To donate to the relief effort in Northern California click here.

Sanctuary Cities

Our law enforcement officers should have all the tools they need to do their jobs safely and efficiently. I believe all Nevada County residents, our officers, and our diverse community members, should have the opportunity to live with dignity and respect. I have spoken with candidates for Sheriff, John Foster and Shannan Moon as well as Alex Gammelgard, Chief of the Grass Valley Police Department, and all of them have reported that their jobs here in Nevada County are not impeded by the state sanctuary law.

According to an article published the Los Angeles Times, when Governor Jerry Brown signed SB54 into law, he wrote, “In enshrining these new protections, it is important to note what the bill does not do. This bill does not prevent or prohibit Immigration and Customs Enforcement or the Department of Homeland Security from doing their own work in any way.”

In many cases, California’s state sanctuary law is helping to protect communities.

In places where cities and counties have openly passed laws compelling immigration officials to come do sweeps, law enforcement has had trouble with community cooperation in finding violent offenders. Because other community members are fearful of discrimination, they often fail to report criminals. Proponents of enacting sanctuary jurisdictions include law enforcement and people who want to reduce the fear of family break-up and deportation for a number of reasons. In many cases, law enforcement officials argue that, in sanctuary jurisdictions, people are more willing or likely to report crimes. Police chiefs across the country have advocated for sanctuary cities because it reduces crime and promotes collaboration with law enforcement officials.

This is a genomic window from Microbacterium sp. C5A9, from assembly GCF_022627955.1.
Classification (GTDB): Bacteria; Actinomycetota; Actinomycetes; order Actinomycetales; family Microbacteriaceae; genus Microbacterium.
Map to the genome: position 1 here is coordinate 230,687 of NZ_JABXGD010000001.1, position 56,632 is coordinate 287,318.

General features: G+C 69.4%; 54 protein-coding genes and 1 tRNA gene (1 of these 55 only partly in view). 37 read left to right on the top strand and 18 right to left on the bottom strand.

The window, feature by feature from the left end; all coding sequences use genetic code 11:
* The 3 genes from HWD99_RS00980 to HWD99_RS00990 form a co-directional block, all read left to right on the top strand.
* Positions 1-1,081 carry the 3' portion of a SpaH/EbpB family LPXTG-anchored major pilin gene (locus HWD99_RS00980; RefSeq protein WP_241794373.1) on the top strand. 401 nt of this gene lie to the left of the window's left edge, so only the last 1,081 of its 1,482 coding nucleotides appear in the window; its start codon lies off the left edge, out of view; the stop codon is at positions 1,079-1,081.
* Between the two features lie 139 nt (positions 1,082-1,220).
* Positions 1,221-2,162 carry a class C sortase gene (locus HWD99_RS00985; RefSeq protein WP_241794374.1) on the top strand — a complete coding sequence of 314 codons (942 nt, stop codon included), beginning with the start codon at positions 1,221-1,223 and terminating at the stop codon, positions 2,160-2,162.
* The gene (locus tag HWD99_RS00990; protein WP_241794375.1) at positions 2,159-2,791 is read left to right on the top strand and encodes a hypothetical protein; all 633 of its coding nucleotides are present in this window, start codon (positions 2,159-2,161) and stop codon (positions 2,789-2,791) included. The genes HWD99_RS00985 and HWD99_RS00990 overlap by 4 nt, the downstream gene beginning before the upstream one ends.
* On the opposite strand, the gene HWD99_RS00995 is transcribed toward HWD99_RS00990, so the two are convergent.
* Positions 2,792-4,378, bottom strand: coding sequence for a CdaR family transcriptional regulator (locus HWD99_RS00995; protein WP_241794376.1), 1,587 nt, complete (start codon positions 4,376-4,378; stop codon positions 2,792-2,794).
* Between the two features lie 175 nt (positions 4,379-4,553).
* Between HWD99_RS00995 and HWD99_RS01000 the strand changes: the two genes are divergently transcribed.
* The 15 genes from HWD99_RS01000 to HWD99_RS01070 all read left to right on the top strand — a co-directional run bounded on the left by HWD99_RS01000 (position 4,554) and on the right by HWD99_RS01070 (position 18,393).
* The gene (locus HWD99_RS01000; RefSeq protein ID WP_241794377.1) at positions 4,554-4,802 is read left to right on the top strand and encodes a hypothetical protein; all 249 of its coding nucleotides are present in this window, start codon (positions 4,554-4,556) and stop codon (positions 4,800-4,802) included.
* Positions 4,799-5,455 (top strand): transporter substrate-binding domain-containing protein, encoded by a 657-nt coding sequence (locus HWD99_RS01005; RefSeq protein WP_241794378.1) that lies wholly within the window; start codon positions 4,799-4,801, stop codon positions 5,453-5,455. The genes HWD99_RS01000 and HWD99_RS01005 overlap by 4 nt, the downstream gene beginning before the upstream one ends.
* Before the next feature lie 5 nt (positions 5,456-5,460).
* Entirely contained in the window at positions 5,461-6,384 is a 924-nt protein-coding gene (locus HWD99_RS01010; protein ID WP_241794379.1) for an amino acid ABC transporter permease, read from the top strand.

Additionally, child advocates believe that people will be more likely enroll their children in school if they do not have to fear deportation.  Maintaining an education base for American citizens as well as work force education is essential to maintaining a healthy economy.

Further, healthcare professionals believe that healthcare is negatively impacted by fear of deportation.  If people with contagious diseases do not seek medical attention, the risk of a serious outbreak increases.

Our local high school’s student leadership advocated for protecting undocumented students from fear of retribution and/or deportation.

An article in The Union recently noted that our county’s current sitting board would not take up the issue.  Supervisor Weston stated, “We will not be putting this on the agenda. The law is the law.”

I would like to see our community focus on a conversation about how we can support our officers who are working on issues facing our community now–homelessness, mental illness, addiction, etc.

Paw and Order

Everyone wants a safe place to live.

We have an amazing police force and a very special K9 officer here in Nevada County. On Friday, September 22, I attended the Paw and Order dinner in Nevada County, a benefit for Rüdiger and our K9 program. Rüdiger is a great addition to our community.

Many of the officers locally have talked about his contribution to peaceful and effective law enforcement in Nevada County.  It is exciting to hear talk of possible expansion for the K9 program in our community. Thanks to Scott for being such a great handler. A huge thanks to everyone who helped make this event happen and for the support of our men and women in uniform in our community.